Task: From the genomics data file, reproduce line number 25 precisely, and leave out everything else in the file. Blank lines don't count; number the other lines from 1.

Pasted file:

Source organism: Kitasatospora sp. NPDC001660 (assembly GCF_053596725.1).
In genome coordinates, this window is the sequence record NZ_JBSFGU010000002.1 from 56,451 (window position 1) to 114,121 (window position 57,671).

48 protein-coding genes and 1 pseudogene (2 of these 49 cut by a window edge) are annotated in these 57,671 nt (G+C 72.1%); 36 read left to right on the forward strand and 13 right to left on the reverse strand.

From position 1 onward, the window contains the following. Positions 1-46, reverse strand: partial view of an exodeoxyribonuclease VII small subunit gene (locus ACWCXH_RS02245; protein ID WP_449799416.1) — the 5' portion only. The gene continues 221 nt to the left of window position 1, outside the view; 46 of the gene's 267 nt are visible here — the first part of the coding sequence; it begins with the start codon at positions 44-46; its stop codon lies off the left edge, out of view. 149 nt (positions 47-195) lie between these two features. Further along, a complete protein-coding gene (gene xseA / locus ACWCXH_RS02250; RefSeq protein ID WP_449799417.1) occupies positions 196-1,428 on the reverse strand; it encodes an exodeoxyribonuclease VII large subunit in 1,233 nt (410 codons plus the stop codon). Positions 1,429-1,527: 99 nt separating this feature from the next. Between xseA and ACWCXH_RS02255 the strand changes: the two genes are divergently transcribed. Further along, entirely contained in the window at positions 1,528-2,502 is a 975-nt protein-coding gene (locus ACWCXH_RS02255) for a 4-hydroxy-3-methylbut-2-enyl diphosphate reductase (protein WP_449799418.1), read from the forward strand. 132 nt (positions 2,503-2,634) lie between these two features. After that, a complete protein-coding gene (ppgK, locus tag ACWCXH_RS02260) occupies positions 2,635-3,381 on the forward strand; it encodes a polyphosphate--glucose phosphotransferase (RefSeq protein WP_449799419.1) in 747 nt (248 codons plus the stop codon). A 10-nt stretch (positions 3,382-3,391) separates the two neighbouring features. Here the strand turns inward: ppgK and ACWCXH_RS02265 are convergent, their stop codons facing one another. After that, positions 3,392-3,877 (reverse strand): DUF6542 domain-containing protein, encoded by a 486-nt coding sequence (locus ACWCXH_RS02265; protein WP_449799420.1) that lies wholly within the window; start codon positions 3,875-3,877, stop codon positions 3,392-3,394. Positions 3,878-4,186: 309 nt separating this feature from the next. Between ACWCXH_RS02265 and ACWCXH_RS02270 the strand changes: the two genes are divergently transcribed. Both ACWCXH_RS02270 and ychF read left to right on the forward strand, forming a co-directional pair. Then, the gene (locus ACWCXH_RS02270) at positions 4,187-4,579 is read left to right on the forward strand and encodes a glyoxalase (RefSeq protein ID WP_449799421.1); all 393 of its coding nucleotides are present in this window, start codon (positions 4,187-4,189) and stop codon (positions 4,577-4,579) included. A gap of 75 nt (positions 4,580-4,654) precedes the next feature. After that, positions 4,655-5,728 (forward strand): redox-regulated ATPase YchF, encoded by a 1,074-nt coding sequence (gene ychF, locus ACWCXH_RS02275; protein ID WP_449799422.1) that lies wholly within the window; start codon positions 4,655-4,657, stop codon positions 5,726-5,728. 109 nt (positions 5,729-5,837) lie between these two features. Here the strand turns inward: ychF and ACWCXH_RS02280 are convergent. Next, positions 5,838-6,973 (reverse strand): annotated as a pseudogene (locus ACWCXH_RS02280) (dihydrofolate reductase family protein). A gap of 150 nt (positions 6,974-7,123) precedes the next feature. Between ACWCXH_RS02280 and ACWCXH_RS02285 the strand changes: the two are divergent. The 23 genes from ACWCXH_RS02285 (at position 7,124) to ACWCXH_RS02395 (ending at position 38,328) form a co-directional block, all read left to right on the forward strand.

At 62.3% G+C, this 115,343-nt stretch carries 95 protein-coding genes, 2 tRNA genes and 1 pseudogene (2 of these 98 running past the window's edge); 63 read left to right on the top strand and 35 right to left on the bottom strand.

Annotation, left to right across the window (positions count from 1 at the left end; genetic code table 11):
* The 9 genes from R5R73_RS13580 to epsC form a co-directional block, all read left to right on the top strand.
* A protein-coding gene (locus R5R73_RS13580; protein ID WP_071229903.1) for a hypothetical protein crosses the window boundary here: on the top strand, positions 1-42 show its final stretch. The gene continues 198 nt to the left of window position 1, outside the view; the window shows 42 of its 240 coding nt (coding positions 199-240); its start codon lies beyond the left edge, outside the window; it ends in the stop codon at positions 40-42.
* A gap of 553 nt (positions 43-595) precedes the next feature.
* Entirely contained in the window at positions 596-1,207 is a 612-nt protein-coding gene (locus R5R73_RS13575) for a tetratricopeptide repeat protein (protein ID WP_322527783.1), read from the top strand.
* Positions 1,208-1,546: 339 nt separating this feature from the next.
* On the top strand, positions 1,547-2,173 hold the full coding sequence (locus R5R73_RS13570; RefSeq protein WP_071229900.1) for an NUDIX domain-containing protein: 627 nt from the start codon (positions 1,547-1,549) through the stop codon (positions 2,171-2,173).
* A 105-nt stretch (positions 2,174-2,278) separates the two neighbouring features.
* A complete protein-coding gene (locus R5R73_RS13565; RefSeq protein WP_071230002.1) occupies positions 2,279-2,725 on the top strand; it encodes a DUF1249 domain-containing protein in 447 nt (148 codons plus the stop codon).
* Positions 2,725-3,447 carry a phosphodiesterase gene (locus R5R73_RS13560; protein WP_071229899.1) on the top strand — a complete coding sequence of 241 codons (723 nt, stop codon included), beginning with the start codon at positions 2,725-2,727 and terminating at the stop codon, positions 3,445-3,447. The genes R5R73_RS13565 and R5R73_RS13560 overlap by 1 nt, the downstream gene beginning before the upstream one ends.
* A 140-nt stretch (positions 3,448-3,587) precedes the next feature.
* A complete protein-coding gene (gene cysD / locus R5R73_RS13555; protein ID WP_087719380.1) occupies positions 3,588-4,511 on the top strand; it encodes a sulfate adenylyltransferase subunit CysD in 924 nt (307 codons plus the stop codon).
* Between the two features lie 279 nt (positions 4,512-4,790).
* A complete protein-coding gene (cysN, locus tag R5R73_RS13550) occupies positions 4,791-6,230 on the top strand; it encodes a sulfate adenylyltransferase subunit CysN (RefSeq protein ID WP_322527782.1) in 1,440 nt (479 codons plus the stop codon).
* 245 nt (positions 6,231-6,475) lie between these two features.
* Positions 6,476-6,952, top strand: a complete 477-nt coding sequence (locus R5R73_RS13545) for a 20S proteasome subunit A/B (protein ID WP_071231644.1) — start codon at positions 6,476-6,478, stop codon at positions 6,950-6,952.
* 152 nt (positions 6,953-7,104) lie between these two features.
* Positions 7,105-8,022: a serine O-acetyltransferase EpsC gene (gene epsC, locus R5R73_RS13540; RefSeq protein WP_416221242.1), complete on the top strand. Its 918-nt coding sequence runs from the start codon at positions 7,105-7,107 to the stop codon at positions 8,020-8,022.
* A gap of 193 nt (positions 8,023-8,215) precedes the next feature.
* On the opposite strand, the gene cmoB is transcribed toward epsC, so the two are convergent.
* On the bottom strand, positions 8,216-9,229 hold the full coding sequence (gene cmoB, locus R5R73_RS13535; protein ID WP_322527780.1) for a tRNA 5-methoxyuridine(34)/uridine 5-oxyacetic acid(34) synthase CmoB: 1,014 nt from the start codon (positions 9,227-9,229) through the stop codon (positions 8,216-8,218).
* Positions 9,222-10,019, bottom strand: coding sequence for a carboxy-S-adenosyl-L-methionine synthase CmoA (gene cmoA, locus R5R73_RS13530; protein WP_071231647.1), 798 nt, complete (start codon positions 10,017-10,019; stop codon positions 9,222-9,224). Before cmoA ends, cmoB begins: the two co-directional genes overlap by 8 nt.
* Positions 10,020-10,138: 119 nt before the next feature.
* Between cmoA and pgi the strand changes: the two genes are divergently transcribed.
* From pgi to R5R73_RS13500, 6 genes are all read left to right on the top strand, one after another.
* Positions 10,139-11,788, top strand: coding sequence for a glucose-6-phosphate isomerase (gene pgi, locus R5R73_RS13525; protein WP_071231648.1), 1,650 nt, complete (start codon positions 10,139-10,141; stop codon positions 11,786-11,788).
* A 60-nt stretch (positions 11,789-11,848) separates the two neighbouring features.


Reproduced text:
* On the opposite strand, the gene cmoB is transcribed toward epsC, so the two are convergent.